Private asset managers—financial institutions like BlackRock, State Street, and Vanguard—manage trillions of dollars for US households and workers. But these asset managers do not prioritize the true interests of those whose financial savings they manage—such as interests in a healthy environment and sustainable economy. Instead, they focus on their own profits and on increasing the financial value of the assets under their management.

In “The Potential Benefits of a Public Asset Manager,” Lenore Palladino and Chirag Lala explore the evolution of the asset management industry and explain how establishing a public asset manager could shift the financial system toward serving the actual interests of the people and social systems on which it depends. Palladino and Lala examine the current framework that guides how household financial assets are invested, and why today’s financial system is built in a way that fails US households. Finally, they illustrate the two primary benefits that establishing a public asset manager would provide to households across the country:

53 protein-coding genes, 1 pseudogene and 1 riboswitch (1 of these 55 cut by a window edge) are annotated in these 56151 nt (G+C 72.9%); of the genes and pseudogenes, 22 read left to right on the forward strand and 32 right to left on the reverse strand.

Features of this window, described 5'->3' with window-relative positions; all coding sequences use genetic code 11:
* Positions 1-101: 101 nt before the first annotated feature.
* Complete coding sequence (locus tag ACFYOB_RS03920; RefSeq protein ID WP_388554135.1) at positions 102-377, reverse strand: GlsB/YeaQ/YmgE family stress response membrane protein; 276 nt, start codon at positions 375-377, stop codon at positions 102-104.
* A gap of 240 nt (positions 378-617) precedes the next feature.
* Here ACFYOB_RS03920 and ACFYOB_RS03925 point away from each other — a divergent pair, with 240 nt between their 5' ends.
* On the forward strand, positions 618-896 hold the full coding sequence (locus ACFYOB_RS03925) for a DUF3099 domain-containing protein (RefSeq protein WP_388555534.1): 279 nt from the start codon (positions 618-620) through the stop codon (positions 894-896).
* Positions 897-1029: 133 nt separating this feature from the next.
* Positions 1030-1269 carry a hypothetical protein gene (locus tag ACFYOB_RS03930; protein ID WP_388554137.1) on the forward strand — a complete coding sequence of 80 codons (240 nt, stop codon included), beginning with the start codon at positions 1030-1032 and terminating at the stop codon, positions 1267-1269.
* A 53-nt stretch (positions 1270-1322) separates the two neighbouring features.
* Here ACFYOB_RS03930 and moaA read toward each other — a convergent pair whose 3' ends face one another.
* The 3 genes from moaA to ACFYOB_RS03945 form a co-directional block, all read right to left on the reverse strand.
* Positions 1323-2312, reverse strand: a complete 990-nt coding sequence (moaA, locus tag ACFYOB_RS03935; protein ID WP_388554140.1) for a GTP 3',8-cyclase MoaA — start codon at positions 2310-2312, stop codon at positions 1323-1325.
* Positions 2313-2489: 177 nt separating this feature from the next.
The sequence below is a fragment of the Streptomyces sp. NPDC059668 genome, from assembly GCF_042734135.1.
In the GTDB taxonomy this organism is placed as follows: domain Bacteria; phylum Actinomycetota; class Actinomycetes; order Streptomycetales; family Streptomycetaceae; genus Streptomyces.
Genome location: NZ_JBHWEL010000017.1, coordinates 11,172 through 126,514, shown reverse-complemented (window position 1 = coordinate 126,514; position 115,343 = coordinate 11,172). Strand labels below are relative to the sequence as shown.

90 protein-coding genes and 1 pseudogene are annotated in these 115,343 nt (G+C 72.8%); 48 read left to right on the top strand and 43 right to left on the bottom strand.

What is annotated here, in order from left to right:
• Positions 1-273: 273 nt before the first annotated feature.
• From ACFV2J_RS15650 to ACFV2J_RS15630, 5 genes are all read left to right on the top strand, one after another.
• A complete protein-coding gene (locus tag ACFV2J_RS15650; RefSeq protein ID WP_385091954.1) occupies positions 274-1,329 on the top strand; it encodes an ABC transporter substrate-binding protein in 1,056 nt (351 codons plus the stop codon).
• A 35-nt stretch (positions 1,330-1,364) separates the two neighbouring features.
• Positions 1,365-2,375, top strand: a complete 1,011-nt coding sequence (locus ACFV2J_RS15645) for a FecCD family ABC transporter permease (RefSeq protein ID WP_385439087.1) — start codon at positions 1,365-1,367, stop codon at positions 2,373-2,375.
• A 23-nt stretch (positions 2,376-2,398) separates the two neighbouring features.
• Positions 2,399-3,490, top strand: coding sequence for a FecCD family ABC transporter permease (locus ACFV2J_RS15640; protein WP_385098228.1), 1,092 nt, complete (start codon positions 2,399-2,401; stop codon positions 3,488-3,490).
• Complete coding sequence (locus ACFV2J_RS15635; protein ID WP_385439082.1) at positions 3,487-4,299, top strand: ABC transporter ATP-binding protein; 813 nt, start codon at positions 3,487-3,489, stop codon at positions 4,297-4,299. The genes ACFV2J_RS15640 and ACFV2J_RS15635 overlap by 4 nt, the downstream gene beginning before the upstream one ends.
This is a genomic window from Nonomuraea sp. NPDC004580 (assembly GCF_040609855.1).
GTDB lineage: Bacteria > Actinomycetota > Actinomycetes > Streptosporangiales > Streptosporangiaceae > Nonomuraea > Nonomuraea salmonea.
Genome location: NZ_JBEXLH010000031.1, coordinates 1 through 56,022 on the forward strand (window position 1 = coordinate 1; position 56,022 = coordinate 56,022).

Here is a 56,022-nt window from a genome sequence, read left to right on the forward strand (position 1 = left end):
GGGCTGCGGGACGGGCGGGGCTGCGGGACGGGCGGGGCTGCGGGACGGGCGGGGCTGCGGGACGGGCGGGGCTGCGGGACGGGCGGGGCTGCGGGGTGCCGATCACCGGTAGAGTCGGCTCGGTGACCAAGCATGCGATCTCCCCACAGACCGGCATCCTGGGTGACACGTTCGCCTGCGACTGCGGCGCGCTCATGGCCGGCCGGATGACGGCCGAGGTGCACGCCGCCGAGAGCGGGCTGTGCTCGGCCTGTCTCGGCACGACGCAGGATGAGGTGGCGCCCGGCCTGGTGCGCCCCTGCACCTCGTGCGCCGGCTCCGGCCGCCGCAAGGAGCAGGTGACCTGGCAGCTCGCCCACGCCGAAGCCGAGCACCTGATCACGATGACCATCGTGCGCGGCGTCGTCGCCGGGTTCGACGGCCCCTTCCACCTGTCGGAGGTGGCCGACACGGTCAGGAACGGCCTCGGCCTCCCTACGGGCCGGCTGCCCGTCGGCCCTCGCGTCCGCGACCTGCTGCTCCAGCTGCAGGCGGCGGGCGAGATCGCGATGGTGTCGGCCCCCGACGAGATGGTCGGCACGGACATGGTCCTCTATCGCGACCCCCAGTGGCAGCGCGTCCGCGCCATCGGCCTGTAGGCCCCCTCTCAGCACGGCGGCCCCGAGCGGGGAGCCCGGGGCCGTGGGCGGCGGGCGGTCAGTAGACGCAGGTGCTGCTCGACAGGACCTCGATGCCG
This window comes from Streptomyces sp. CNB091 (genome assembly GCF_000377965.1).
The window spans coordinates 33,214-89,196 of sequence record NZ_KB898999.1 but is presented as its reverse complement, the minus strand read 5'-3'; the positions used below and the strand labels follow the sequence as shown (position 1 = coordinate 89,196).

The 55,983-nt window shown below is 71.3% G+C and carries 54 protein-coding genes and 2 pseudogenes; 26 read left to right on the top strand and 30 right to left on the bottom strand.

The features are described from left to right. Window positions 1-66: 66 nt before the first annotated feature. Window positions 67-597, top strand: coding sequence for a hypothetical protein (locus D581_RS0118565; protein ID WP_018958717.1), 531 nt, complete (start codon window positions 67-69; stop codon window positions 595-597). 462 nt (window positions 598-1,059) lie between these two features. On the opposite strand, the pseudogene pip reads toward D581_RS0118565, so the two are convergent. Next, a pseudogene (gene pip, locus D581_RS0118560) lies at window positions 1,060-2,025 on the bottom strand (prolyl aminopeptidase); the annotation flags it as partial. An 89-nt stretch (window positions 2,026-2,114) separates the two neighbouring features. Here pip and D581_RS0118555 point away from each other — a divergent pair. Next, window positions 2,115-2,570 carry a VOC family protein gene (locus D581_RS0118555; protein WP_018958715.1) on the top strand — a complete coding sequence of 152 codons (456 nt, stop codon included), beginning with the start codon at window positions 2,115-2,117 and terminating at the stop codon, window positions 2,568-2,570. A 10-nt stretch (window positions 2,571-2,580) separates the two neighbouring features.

1. A public asset manager could redirect household investments toward the collective economic interest of a healthy planet and equitable economy; and 
  2. A public option for asset management could change the incentives for private asset managers and reduce their ability to extract household wealth for themselves.